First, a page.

Now to reach Nirvana was the first radical result of my own yoga. It threw me suddenly into a condition above and without thought, unstained by any mental or vital movement; there was no ego, no real world—only when one looked through the immobile senses, something perceived or bore upon its sheer silence a world of empty forms, materialised shadows without true substance. There was no One or many even, only just absolutely That, featureless, relationless, sheer, indescribable, unthinkable, absolute, yet supremely real and solely real. This was no mental realisation nor something glimpsed somewhere above,—no abstraction,—it was positive, the only positive reality,—although not a spatial physical world, pervading, occupying or rather flooding and drowning this semblance of a physical world, leaving no room or space for any reality but itself, allowing nothing else to seem at all actual, positive or substantial. I cannot say there was anything exhilarating or rapturous in the experience, as it then came to me,—(the ineffable Ananda I had years afterwards),—but what it brought was an inexpressible Peace, a stupendous silence, an infinity of release and freedom. I lived in that Nirvana day and night before it began to admit other things into itself or modify itself at all, and the inner heart of experience, a constant memory of it and its power to return remained until in the end it began to disappear into a greater Superconsciousness from above. But meanwhile realisation added itself to realisation and fused itself with this original experience. At an early stage the aspect of an illusionary world gave place to one in which illusion (footnote: In fact it is not an illusion in the sense of an imposition of something baseless and unreal on the consciousness, but a misinterpretation by the conscious mind and sense and a falsifying misuse of manifested existence) is only a small surface phenomenon with an immense Divine Reality behind it and a supreme Divine Reality above it and an intense Divine Reality in the heart of everything that had seemed at first only a cinematic shape or shadow. And this was no reimprisonment in the senses, no diminution or fall from supreme experience, it came rather as a constant heightening and widening of the Truth; it was the spirit that saw objects, not the senses, and the Peace, the Silence, the freedom in Infinity remained always, with the world or all worlds only as a continuous incident in the timeless eternity of the Divine.
This is something beyond the Buddhist Nirvana and the Adwaitin's Moksha which are, actually, the same thing.
“It corresponds to a realisation in which one does not feel oneself any longer as an individual with such a name or such a form, but an infinite eternal Self spaceless (even when in space), timeless (even when in time).” (p. 62)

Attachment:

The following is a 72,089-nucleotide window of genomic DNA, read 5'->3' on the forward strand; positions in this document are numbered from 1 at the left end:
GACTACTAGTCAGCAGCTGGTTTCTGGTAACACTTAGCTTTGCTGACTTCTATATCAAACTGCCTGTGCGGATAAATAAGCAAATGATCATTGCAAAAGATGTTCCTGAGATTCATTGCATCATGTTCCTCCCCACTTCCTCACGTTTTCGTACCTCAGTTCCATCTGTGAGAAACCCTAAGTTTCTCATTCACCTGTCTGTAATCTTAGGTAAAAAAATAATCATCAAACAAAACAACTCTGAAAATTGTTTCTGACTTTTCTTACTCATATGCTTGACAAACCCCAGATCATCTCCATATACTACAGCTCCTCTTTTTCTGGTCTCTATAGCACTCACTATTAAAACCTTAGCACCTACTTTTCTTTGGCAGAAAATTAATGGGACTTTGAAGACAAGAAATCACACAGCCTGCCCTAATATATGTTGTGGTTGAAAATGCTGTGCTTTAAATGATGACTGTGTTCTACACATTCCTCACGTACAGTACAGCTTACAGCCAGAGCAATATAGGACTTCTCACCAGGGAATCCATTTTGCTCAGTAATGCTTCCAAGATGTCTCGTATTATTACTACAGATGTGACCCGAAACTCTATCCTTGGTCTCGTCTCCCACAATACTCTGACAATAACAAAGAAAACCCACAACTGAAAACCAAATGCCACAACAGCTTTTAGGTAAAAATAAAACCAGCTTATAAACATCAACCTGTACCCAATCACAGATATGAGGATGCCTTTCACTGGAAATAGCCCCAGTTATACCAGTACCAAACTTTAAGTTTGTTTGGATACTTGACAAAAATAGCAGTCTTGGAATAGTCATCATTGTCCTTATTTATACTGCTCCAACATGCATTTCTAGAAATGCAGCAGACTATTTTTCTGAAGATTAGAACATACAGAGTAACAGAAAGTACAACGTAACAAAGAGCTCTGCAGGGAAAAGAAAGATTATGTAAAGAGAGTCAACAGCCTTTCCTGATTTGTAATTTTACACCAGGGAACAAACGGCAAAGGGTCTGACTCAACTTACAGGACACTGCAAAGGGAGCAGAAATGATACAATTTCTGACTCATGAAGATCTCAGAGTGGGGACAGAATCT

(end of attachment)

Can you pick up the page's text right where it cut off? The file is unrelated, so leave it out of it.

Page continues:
Shankara wanted to dismiss the world as an illusion and attain Moksha, Liberation. Buddha would have stepped into Nirvana but, as Amitabha, he refused to do so, Amitabha who is without bound, who is infinite, is full of light and splendour. Through his effort, he created the Pure Land (Japanese: jìngtŭ) or Sukhāvatī, possessing blissfulness. By his intense tapasya, by his forty-eight vows, it has become possible for the follower of the path to be reborn into this land of happiness. Amitabha's body is golden-hued, hiraņya-varņa, his light is the light beyond mind, his brows illumine a hundred worlds, his eyes are oceans without limit, without shores.
What does he assure us? Nirvana, cessation from the cycles of birth and death, from this Samsara full of pain and suffering. But escape brings not the crown.
Sakyamuni, the Buddha of the present Age, tells us that in the past Dharmakar accepted the misery and suffering of the living creature and, by the power of his compassion, established the Pure and Perfect Land. There would dwell the liberated.
But there is something more than that, something absolutely marvellous. In the evening on 20 December1916, after her meditation at 5.30, the Mother receives a communication from Sakyamuni...
How wonderful, the source of love is infinite! “If the eternal truth finds in thee a means of manifesting itself, what dost thou care for all the rest?” The Eternal as the divine Incarnate has willed it and it must be executed. “The mystery of the manifestation seems to thee more terrible and unfathomable than that of the Eternal Cause.” Aswapati goes to the Eternal Cause and unravels the Mystery of the Creation. Tapping that Eternal Cause he has established the New Creation in the Transcendent.
What could we see in these revelations? The following: In spiritual experience it is the loss of all sense of individuality in a cosmic consciousness, or the experience of the loss of individuality in a transcendent being and consciousness, or a transcendence which is aware of and supports the cosmic action. The possibility of the Divine Life, towards which Nirvana is a step, opens out. There is only the positive reality and that is all that matters. That positive reality has been brought out from the Eternal Cause.
The greatness of Aswapati’s pursuing the utter Unknowable is to go beyond all cosmic manifestation, go beyond even the transcendental manifestation, the Manifestation of the Spirit from which in the cosmic deployment arise its own opposites, opposites that too are like itself infinite and powerful, go beyond Sachchidananda, the originator of this vast manifestation. It is thus alone, going beyond Sachchidananda, could the grim opposites be disburdened, removed, dissolved. When that is done, from the knowledge of the Eternal Cause is formed the Seed of Light, the possibility of the New Creation created. That is Aswapati’s Siddhi. RYD